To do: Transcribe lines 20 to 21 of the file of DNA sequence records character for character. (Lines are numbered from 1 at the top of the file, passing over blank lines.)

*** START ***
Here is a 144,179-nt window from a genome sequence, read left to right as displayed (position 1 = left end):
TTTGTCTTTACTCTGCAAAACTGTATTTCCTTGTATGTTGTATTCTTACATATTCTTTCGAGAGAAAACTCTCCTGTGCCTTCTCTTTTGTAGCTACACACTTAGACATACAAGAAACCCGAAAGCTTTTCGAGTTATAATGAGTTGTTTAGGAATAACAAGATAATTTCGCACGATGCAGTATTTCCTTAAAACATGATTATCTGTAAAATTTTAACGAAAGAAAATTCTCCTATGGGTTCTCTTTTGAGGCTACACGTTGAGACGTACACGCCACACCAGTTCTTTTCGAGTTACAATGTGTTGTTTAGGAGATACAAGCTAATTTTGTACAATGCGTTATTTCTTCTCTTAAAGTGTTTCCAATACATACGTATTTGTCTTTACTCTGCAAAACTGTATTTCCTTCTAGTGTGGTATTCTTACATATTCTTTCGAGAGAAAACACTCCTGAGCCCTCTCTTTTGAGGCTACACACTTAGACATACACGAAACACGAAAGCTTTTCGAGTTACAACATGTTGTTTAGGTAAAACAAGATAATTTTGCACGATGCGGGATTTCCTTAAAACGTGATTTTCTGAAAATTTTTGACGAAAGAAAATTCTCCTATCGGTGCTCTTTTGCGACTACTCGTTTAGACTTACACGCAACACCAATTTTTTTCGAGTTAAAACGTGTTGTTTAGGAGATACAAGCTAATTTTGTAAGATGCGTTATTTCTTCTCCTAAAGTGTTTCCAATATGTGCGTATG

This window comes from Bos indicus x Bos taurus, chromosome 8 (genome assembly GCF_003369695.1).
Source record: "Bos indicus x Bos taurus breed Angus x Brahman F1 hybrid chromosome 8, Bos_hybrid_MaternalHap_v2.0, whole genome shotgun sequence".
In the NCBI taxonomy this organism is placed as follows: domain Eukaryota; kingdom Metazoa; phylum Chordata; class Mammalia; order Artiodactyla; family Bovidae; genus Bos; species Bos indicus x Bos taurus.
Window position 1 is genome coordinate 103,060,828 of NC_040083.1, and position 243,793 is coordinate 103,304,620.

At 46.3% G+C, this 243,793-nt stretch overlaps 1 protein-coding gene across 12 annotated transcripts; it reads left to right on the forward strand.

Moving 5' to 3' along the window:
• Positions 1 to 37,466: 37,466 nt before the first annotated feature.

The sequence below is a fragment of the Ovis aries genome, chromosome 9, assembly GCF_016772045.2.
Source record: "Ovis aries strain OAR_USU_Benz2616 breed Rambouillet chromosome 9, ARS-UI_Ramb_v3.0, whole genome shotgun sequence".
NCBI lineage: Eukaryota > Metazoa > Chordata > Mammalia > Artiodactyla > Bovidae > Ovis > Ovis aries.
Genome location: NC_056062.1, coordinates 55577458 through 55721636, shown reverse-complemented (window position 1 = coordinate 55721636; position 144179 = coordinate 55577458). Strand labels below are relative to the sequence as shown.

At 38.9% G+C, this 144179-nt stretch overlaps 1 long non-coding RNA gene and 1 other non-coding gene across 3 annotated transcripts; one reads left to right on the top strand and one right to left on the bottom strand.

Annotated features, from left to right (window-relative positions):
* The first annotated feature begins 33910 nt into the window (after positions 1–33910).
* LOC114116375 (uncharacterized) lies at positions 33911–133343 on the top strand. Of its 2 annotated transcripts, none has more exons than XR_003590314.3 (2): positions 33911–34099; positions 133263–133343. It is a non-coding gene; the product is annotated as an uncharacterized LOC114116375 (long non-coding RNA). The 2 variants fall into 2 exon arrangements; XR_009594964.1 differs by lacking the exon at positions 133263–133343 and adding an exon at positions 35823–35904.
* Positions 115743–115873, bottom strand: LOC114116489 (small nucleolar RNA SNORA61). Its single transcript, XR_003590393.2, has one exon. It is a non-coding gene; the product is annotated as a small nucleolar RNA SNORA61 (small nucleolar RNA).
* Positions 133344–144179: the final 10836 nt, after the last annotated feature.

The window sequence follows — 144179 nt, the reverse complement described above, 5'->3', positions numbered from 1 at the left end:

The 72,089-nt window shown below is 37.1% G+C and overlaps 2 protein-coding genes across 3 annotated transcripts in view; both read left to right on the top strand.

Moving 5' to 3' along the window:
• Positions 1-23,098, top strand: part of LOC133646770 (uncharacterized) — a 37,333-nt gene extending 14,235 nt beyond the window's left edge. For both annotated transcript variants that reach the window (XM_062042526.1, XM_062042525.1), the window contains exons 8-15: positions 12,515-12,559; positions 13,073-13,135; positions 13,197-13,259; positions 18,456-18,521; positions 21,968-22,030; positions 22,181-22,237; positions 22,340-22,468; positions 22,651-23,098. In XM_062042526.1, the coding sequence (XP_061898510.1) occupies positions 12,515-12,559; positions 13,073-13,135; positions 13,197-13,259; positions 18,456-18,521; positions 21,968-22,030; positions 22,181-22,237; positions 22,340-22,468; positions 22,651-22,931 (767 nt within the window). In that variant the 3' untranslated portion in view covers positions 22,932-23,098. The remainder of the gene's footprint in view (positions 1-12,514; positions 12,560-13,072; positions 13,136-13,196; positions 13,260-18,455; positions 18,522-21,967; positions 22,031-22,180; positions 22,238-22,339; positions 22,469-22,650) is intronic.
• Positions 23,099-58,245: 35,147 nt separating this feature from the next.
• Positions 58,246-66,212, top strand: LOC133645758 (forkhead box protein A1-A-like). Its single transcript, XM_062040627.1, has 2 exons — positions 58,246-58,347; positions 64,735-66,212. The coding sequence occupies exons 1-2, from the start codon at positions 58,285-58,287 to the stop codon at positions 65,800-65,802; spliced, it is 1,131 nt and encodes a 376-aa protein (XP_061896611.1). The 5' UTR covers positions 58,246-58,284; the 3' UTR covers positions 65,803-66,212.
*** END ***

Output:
The window sequence follows — 144179 nt, the reverse complement described above, 5'->3', positions numbered from 1 at the left end:

The 72,089-nt window shown below is 37.1% G+C and overlaps 2 protein-coding genes across 3 annotated transcripts in view; both read left to right on the top strand.